Two years ago, the Congress-led UPA government came to power with the firm resolve to reconcile economic growth with equity.
So far, there has been plenty of growth but not much equity. This is an inescapable feature of market-led, capitalist growth, and Manmohan Singh’s government is aware of it.
In spite of increased allocations for rural health, employment and education, it has been no more successful in arresting the growth of income inequalities than its predecessors.
Until only weeks ago, the country firmly believed that the swift rise in managerial incomes and conspicuous consumption was happening in spite of the government’s efforts, not because of them.
That belief received a rude shock a month ago, when some of the less savoury details of the way in which state governments were acquiring land for Special Economic Zones (SEZ) came to light.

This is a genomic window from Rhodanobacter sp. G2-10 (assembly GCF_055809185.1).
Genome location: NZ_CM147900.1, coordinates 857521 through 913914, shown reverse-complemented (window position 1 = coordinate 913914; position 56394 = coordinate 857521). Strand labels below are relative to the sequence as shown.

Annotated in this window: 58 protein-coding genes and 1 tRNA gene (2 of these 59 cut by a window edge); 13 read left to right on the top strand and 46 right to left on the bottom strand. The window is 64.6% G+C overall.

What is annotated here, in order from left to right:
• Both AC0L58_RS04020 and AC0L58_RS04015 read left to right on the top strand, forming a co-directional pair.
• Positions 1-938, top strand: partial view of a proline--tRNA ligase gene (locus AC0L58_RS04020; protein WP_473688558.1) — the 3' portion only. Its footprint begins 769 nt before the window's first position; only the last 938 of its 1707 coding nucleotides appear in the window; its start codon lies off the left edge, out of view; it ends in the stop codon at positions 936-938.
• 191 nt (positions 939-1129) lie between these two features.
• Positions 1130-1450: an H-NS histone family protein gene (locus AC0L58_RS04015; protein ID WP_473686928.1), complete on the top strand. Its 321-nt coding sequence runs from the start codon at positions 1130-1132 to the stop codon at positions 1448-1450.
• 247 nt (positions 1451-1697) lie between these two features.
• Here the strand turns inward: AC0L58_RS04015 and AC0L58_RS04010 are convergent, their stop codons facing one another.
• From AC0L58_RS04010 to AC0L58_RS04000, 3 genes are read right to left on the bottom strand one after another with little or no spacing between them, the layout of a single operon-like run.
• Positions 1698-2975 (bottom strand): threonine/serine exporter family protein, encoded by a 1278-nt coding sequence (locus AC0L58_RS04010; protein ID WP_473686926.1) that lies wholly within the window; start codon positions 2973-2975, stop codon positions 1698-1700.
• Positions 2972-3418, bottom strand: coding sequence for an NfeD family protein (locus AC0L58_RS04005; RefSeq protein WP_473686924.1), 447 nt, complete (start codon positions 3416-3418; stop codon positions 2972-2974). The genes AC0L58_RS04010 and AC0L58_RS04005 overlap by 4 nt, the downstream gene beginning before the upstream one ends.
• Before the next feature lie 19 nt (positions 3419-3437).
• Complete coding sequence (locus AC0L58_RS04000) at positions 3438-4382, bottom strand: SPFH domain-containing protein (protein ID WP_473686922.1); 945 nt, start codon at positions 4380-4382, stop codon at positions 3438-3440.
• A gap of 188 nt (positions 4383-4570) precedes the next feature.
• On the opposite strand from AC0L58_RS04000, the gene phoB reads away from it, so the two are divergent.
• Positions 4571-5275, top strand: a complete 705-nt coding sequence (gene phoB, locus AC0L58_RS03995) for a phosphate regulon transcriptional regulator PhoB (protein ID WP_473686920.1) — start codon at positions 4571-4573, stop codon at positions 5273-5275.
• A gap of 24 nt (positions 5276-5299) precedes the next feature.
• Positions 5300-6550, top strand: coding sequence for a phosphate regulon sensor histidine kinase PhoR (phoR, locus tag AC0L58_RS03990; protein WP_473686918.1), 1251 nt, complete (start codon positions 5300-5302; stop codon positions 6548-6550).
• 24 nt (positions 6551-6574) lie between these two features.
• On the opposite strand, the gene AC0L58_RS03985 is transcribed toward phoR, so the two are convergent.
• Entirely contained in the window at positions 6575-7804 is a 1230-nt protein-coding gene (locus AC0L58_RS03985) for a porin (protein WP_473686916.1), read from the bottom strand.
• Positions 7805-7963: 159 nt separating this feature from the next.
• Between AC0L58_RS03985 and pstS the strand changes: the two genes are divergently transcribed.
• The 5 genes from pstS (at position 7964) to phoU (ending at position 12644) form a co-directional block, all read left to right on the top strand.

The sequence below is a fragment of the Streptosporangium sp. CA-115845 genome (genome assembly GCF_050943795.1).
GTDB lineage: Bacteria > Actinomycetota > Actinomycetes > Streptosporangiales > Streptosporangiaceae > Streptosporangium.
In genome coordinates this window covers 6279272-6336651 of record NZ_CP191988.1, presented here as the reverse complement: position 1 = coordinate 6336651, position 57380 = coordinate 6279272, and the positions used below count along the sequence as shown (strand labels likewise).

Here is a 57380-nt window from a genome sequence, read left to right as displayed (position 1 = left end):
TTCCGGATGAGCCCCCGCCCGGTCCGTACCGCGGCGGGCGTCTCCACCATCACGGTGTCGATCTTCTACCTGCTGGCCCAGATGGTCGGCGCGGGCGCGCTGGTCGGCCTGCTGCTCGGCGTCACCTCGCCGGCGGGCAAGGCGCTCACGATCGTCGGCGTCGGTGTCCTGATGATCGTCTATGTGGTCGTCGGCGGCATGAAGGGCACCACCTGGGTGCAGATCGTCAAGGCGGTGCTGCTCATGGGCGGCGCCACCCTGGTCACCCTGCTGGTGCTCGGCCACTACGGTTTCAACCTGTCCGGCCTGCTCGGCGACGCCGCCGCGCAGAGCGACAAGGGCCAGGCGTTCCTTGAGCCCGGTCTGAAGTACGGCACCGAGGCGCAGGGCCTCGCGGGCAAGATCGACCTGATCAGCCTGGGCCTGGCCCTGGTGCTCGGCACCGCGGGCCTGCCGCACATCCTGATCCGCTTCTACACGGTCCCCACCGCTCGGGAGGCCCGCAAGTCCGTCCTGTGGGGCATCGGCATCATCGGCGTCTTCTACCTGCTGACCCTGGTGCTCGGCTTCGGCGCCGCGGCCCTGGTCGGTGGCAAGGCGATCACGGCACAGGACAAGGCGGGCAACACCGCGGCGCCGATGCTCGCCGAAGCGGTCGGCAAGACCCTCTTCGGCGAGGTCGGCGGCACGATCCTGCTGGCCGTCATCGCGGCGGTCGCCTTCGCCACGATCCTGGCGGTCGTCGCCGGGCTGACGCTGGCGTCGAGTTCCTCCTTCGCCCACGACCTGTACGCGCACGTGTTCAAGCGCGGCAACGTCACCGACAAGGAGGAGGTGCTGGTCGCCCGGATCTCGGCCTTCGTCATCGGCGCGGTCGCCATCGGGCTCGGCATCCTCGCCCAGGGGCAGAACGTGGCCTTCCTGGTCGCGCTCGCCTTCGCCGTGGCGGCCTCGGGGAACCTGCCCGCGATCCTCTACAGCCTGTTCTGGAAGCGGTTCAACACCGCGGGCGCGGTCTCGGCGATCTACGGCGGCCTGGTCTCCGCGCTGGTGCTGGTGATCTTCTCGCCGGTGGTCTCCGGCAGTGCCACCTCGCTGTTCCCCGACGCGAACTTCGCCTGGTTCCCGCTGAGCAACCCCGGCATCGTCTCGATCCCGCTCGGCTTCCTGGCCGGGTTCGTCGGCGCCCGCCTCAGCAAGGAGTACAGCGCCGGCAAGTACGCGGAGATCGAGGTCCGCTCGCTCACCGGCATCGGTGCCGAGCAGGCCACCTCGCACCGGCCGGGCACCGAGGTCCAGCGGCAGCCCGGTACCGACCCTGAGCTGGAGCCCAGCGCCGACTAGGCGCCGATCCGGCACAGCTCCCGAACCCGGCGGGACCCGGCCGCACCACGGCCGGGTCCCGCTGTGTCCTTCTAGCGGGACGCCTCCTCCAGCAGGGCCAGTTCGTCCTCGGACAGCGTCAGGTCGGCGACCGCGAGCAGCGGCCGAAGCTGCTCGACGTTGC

The SEZ programme sprung from a belated adoption of the Chinese model of export-led growth.
After first setting up four SEZs in the late Seventies as an experimental measure to attract foreign capital, technology and managerial expertise, Beijing gave the remaining provincial governments the green light in 1987 to open SEZs on their own.
Most believe this was the catalyst that triggered a deluge of foreign investment and turned China into the factory of the world in as little as a decade.